The UK retail sector: Why so many unpaid invoices?

We take a look at why the UK retail sector is guilty of late payments

With recent news that five of the largest high street retailers in the UK have been paying suppliers late 80% of the time, the problem of unpaid invoices isn’t going away. The five companies consist of John Lewis, Alliance Boots, Home Retail Group, Marks and Spencer and Kingfisher. Its part of a wider trend in the industry that means smaller suppliers are left waiting to receive money for work they’ve already done. The sector average for late payments is 69.8% but these businesses were worse than average, paying late 82.9% of the time.

The news emerged not long after Tesco’s relationship with its suppliers was scrutinised by the Groceries Code Adjudicator in a lengthy report, revealing how it had withdrawn payment to suppliers to make financial reports look better.

Tesco had gone as far as to demand late payments in return for favourable positioning of products on the shop floor. These abuses of power prove that smaller scale businesses struggle to stay afloat, and be treated fairly, in the current fiscal climate.

It reiterates the need for invoice insurance so that businesses can protect themselves in the case of client insolvency and protracted default, and make sure they are paid for the work that they do.

The situation for smaller businesses is also tough as they usually rely on larger corporates for such a sizeable chunk of their income. However it’s clear from these examples that late payments are not a simple mistake. They are being used as a tactic by larger size retailers. The UK situation also compares badly to the rest of Europe. The average pay day for suppliers across all sectors was 0.3 days late in Europe compared to 6 days in the UK. On average, only 40% of invoices in the rest of Europe are paid late but in the UK it’s a fifth higher at 60%.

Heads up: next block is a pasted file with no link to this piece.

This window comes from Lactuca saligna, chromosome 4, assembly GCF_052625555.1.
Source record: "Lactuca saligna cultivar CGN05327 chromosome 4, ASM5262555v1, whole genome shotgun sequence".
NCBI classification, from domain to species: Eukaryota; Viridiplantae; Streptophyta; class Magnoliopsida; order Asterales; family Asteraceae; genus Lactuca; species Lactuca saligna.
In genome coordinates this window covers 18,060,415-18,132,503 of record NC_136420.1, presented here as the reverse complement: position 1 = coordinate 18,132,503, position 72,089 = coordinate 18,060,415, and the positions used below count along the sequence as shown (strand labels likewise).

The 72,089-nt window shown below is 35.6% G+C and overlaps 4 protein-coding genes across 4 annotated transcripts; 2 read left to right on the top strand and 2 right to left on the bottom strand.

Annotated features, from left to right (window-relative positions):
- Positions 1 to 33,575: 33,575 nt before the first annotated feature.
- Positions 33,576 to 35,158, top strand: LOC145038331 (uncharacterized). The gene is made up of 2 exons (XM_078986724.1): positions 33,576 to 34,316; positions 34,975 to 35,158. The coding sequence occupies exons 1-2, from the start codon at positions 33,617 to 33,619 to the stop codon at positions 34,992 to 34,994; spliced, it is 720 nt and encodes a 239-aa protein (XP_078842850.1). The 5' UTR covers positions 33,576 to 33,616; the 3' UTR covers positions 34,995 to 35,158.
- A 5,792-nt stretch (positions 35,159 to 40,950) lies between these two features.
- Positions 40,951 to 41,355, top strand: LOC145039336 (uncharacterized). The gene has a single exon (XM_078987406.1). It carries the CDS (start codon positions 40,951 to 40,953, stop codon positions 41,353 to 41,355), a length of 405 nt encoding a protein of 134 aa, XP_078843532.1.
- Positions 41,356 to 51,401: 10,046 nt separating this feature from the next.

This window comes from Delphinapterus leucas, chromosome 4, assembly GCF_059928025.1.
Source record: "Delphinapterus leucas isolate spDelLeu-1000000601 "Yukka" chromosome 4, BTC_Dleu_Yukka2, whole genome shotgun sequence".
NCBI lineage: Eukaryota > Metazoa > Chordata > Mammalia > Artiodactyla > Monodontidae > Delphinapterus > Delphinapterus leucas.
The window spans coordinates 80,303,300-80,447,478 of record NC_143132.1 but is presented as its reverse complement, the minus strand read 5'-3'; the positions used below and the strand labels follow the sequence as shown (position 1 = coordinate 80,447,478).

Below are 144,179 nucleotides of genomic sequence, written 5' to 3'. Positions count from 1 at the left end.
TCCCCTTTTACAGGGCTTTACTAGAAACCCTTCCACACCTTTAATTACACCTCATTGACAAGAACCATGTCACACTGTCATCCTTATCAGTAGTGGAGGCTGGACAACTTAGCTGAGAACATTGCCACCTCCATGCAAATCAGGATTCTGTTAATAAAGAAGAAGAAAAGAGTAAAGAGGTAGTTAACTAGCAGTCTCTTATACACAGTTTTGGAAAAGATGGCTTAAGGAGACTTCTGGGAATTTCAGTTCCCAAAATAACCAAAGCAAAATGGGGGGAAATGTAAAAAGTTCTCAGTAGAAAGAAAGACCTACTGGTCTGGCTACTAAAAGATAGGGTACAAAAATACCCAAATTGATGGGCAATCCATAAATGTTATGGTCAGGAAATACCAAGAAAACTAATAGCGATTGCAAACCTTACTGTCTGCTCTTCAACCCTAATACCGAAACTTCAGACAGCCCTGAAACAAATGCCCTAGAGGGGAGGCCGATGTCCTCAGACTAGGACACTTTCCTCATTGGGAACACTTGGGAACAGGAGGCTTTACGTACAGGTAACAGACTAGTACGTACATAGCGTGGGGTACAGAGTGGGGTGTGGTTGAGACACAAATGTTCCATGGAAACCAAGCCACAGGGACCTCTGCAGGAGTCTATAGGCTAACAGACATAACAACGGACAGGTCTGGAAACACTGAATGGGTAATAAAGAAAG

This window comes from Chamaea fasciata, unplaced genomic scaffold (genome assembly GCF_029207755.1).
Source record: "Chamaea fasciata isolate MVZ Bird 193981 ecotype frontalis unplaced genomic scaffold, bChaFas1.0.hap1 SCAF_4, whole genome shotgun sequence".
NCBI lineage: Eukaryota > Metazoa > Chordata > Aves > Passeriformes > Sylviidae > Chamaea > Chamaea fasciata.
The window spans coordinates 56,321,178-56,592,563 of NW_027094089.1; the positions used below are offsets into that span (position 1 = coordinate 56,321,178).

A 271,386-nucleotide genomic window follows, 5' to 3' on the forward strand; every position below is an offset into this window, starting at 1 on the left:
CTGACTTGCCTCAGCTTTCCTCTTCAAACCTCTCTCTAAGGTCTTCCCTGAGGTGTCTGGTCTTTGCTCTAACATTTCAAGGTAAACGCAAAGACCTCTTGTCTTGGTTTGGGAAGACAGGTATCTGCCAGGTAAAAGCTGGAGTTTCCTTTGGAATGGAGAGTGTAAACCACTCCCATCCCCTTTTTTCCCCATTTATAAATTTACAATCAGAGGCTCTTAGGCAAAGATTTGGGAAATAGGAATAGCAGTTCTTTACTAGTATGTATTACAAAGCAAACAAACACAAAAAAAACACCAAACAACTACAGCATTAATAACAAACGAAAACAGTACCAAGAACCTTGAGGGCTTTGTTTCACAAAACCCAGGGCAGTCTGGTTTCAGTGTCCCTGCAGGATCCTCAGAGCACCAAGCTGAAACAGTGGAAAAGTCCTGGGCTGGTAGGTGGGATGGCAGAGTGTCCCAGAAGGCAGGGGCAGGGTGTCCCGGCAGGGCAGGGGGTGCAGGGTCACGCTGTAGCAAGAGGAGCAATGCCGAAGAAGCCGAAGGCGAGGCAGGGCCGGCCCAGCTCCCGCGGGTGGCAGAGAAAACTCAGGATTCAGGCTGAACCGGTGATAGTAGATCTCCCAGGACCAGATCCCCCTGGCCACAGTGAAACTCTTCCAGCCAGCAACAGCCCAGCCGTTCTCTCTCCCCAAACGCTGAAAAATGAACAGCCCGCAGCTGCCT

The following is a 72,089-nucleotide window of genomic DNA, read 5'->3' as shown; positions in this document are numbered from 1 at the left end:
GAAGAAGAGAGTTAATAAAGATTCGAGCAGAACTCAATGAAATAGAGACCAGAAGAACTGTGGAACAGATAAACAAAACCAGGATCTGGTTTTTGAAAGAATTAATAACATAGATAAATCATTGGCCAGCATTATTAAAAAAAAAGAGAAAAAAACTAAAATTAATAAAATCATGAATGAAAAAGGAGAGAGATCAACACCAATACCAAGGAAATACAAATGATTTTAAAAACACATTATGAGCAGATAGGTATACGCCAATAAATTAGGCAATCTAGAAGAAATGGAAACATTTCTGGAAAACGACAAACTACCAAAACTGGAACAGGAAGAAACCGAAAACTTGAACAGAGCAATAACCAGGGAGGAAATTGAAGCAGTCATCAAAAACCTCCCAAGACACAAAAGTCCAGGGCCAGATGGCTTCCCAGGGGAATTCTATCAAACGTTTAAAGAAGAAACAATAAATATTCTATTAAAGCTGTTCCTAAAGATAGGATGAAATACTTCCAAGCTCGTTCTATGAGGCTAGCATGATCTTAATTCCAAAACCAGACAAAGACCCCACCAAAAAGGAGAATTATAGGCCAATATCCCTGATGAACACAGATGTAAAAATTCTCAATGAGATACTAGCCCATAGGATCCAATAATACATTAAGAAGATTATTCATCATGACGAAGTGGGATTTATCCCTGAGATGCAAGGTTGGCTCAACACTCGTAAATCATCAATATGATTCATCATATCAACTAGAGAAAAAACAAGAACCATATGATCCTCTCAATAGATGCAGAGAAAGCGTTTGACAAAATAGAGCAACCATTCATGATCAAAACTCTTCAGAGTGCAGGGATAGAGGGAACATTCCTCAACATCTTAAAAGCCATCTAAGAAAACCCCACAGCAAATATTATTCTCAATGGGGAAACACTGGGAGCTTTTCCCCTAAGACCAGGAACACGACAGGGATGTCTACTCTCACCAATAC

Under new legislation that came into action in the UK this April, larger firms now legally have to publish late payment details twice a year in April and October. This is part of updated government policy and is coupled with the launch of a website set up by the Department for Business, Energy and Industrial Strategy where the statistics can be accessed by the public. If companies fail to produce the appropriate information, they may be criminally pursued by the government and could face fines.

Whilst government policy is moving in the right direction, the retail industry still needs to catch up.

Furthermore, encouragement from the government to publish late payment figures won’t necessarily translate to action from companies themselves to improve payment times.

Let’s hope the retail sector improves, but in the meantime it makes better business sense to insure your invoices with InvoiceInsure. Grow your business with peace of mind, safe in the knowledge that any money you’re owed due to client insolvency or protracted default will be returned back to you.

We’d be delighted if you get an invoice insurance quote for by clicking the link below – it’s a simple process and won’t take long.